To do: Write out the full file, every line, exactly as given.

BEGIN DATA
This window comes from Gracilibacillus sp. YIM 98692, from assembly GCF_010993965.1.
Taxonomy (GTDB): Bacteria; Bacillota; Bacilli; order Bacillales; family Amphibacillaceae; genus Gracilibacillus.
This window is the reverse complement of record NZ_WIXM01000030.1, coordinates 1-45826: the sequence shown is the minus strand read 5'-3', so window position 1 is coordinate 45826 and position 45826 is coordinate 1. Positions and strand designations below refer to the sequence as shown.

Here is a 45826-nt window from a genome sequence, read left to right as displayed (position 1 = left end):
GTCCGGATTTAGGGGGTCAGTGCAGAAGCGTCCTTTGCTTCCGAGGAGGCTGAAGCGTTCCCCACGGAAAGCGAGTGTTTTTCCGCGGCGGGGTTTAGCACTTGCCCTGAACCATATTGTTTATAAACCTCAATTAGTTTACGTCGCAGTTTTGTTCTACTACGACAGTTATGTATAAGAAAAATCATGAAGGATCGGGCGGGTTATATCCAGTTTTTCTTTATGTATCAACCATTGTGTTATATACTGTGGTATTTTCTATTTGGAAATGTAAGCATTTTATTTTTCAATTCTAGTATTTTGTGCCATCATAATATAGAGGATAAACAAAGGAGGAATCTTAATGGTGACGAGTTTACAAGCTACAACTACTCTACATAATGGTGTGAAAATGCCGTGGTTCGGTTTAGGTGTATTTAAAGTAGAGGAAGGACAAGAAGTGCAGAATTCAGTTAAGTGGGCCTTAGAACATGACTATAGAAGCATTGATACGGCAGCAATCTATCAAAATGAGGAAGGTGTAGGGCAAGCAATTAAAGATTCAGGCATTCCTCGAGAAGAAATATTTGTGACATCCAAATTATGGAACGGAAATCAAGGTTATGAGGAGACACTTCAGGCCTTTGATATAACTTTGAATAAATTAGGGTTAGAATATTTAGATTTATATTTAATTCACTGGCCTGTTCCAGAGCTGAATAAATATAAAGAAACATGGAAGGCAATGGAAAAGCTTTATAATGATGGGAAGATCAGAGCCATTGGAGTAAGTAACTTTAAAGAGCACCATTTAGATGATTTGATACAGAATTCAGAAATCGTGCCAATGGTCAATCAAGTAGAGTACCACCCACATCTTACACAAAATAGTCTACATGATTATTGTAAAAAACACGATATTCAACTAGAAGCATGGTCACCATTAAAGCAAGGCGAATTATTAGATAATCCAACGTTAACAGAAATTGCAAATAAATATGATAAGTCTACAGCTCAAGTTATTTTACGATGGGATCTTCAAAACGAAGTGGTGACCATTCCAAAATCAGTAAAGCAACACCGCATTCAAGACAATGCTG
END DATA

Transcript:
This window comes from Gracilibacillus sp. YIM 98692, from assembly GCF_010993965.1.
Taxonomy (GTDB): Bacteria; Bacillota; Bacilli; order Bacillales; family Amphibacillaceae; genus Gracilibacillus.
This window is the reverse complement of record NZ_WIXM01000030.1, coordinates 1-45826: the sequence shown is the minus strand read 5'-3', so window position 1 is coordinate 45826 and position 45826 is coordinate 1. Positions and strand designations below refer to the sequence as shown.

Here is a 45826-nt window from a genome sequence, read left to right as displayed (position 1 = left end):
GTCCGGATTTAGGGGGTCAGTGCAGAAGCGTCCTTTGCTTCCGAGGAGGCTGAAGCGTTCCCCACGGAAAGCGAGTGTTTTTCCGCGGCGGGGTTTAGCACTTGCCCTGAACCATATTGTTTATAAACCTCAATTAGTTTACGTCGCAGTTTTGTTCTACTACGACAGTTATGTATAAGAAAAATCATGAAGGATCGGGCGGGTTATATCCAGTTTTTCTTTATGTATCAACCATTGTGTTATATACTGTGGTATTTTCTATTTGGAAATGTAAGCATTTTATTTTTCAATTCTAGTATTTTGTGCCATCATAATATAGAGGATAAACAAAGGAGGAATCTTAATGGTGACGAGTTTACAAGCTACAACTACTCTACATAATGGTGTGAAAATGCCGTGGTTCGGTTTAGGTGTATTTAAAGTAGAGGAAGGACAAGAAGTGCAGAATTCAGTTAAGTGGGCCTTAGAACATGACTATAGAAGCATTGATACGGCAGCAATCTATCAAAATGAGGAAGGTGTAGGGCAAGCAATTAAAGATTCAGGCATTCCTCGAGAAGAAATATTTGTGACATCCAAATTATGGAACGGAAATCAAGGTTATGAGGAGACACTTCAGGCCTTTGATATAACTTTGAATAAATTAGGGTTAGAATATTTAGATTTATATTTAATTCACTGGCCTGTTCCAGAGCTGAATAAATATAAAGAAACATGGAAGGCAATGGAAAAGCTTTATAATGATGGGAAGATCAGAGCCATTGGAGTAAGTAACTTTAAAGAGCACCATTTAGATGATTTGATACAGAATTCAGAAATCGTGCCAATGGTCAATCAAGTAGAGTACCACCCACATCTTACACAAAATAGTCTACATGATTATTGTAAAAAACACGATATTCAACTAGAAGCATGGTCACCATTAAAGCAAGGCGAATTATTAGATAATCCAACGTTAACAGAAATTGCAAATAAATATGATAAGTCTACAGCTCAAGTTATTTTACGATGGGATCTTCAAAACGAAGTGGTGACCATTCCAAAATCAGTAAAGCAACACCGCATTCAAGACAATGCTG